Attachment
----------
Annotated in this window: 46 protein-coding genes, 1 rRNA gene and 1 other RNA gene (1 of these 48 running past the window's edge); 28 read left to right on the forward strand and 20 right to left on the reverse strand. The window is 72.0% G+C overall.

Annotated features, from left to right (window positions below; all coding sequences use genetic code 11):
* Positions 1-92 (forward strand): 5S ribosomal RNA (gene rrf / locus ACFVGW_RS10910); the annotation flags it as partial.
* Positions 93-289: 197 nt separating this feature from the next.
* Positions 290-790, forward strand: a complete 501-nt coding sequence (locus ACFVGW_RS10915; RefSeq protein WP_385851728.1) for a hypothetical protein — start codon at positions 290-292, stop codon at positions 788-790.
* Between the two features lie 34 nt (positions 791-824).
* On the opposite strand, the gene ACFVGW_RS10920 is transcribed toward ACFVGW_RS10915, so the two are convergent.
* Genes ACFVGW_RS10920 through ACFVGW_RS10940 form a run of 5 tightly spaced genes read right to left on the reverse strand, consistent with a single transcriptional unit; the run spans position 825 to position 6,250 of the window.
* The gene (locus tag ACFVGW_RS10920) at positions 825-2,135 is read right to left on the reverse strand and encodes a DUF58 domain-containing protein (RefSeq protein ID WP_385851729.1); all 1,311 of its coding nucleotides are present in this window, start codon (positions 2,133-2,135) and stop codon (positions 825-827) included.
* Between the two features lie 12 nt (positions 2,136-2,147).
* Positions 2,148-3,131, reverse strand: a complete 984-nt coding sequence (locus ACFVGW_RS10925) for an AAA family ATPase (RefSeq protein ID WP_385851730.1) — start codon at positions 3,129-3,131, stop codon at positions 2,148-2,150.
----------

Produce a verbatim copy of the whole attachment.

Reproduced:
Annotated in this window: 46 protein-coding genes, 1 rRNA gene and 1 other RNA gene (1 of these 48 running past the window's edge); 28 read left to right on the forward strand and 20 right to left on the reverse strand. The window is 72.0% G+C overall.

Annotated features, from left to right (window positions below; all coding sequences use genetic code 11):
* Positions 1-92 (forward strand): 5S ribosomal RNA (gene rrf / locus ACFVGW_RS10910); the annotation flags it as partial.
* Positions 93-289: 197 nt separating this feature from the next.
* Positions 290-790, forward strand: a complete 501-nt coding sequence (locus ACFVGW_RS10915; RefSeq protein WP_385851728.1) for a hypothetical protein — start codon at positions 290-292, stop codon at positions 788-790.
* Between the two features lie 34 nt (positions 791-824).
* On the opposite strand, the gene ACFVGW_RS10920 is transcribed toward ACFVGW_RS10915, so the two are convergent.
* Genes ACFVGW_RS10920 through ACFVGW_RS10940 form a run of 5 tightly spaced genes read right to left on the reverse strand, consistent with a single transcriptional unit; the run spans position 825 to position 6,250 of the window.
* The gene (locus tag ACFVGW_RS10920) at positions 825-2,135 is read right to left on the reverse strand and encodes a DUF58 domain-containing protein (RefSeq protein ID WP_385851729.1); all 1,311 of its coding nucleotides are present in this window, start codon (positions 2,133-2,135) and stop codon (positions 825-827) included.
* Between the two features lie 12 nt (positions 2,136-2,147).
* Positions 2,148-3,131, reverse strand: a complete 984-nt coding sequence (locus ACFVGW_RS10925) for an AAA family ATPase (RefSeq protein ID WP_385851730.1) — start codon at positions 3,129-3,131, stop codon at positions 2,148-2,150.